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Spying on Allies and Plausible Deniability

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co-authored by Dr. Stephen Bryen, CEO Ziklag Systems

In politics, as in many other fields, there is always a desire to protect the leader. One way is for underlings to shoulder blame for missteps or miscues, a process known as "plausible deniability." The leader will say he was unaware or uninformed and so cannot be held responsible for something that happened. The underling will swear to the fib.

Plausible deniability does not only involve evading or avoiding blame, but also shifting it to someone else, some other organization, or some outside force - to anything and anyone but the leader. The case of NSA spying on world leaders seems to be a case in point, but the first question is how plausible is the deniability? The second is how much deniability matters now and in the future.

President Obama has apologized to some of these leaders, most particularly Chancellor Angela Merkel of Germany, but the NSA has taken responsibility. It should be noted that no specific individual within NSA has been said to be culpable, so in effect, sustained spying was an institutional faux pas and not actually the responsibility of anyone.

The NSA's mission is to supply its clients with "hot" information on a wide variety of subjects deemed relevant to their clients' interests and responsibilities. Generally, the NSA provides as much information as possible in the "raw" and un-redacted form, because it is more credible and easier for the client to assimilate and digest.

It is not a wrong thing for the U.S. to spy on world leaders, including friends. It is certainly true that our allies, friends and adversaries all try to do the same to us. Often the President and others in the administration would get information on an ally's strategy, which could help them better structure the U.S. negotiating position. Sometimes, though, the idea would be to find out whether the ally was indeed carrying out promises made, or agreements reached. Or whether the ally was working "both sides of the street" and telling us what we wanted to hear, while telling others something different.

But would the NSA routinely intercept the phones of allied leaders without political guidance?

The NSA is led by an Admiral or a General of three stars or higher. He is selected by the Secretary of Defense and his appointment is confirmed by the President. The NSA head reports directly to the Under Secretary for Intelligence, who in turn reports to the Secretary of Defense. The NSA head is also the Commander of Cyber Command and in that capacity reports to the Commander of the U.S. Strategic Command and to the Secretary of Defense.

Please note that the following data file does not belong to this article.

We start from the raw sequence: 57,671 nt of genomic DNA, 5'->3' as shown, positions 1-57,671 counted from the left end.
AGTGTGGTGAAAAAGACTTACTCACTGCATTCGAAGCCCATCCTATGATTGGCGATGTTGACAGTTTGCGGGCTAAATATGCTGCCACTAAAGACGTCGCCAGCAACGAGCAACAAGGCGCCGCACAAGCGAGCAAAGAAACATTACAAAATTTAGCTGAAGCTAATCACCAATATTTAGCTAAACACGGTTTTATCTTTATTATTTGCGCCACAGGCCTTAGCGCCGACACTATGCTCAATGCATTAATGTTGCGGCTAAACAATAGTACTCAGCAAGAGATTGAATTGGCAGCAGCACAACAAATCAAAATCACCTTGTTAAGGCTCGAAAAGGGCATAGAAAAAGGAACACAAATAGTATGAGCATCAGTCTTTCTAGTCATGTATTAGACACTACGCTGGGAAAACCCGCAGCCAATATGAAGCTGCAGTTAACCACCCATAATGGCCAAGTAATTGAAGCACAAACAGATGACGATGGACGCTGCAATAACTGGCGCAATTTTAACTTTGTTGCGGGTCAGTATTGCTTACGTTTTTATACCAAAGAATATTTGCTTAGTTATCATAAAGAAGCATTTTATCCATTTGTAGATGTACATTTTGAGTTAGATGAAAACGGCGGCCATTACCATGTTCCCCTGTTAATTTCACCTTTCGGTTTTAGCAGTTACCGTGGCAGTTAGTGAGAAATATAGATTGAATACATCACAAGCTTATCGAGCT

As a military officer, the head of the NSA will be careful to carry out orders he receives from the Under Secretary for Intelligence or from the Secretary of Defense. It is highly unlikely, in fact nearly unthinkable, that he would operate independently without clear policy guidance.

There are mixed reports about what the President knew, when he knew and even if he knew about spying on his international colleagues. Since he and his political advisors were clearly being fed information from the NSA, it is hard to believe that they did not know what they were getting or where it came from. But did the President "order" or "approve" the intercepts? The jury is still out on this one, and the reports are inconclusive.

What is interesting is that neither the White House, nor the Secretary of Defense, nor the Congressional oversight committees, have said anything about pinning responsibility for ordering the intercepts although Senator Dianne Feinstein claims she did not know about them, wants it stopped, and intends to hold hearings. The fact that spying on some friends, especially Chancellor Merkel, appears to have started in 2002 under a Republican administration and continued into the present Democratic one, strongly suggests that everyone knew what was happening and everyone at least tacitly approved.

So, if the "plausible deniability" isn't plausible, the question becomes whether such spying helps or hurts, now and in the future.

One of the problems understanding the Edward Snowden leaks and other information about the NSA is the impossibility of analyzing the usefulness of the mass spying effort generally, and the usefulness of spying on foreign leaders program specifically. The risk versus rewards calculus leans toward the acquisition of ever-greater amounts of information.

No matter what the President has said or not said, and no matter what the NSA has implied about its "responsibility" to carry out spying missions independently, it would be hard to imagine a President not approving the NSA's spying activity. Why would a President voluntarily cut off a source of potentially valuable reportage? How could any President feel more secure with less information? It is likely no President ever turned down an NSA-supplied opportunity.

Of greater interest is the future of the NSA as knowledge of intercept technology, encryption, and technological wizardry spreads around the world. The U.S. has capitalized as the dominant technological player, but is ceding dominance to others, with China one that is benefitting and exploiting the changed circumstance. Inter alia this means we will have to spend more and more time defending ourselves and our critical infrastructure, and trying to intercept others will become more difficult. If one thinks of NSA's operations on a Bell Curve measuring effectiveness, we are on the downward slope.

Plausible deniability in future may matter much less, and defenses against spying will matter much more.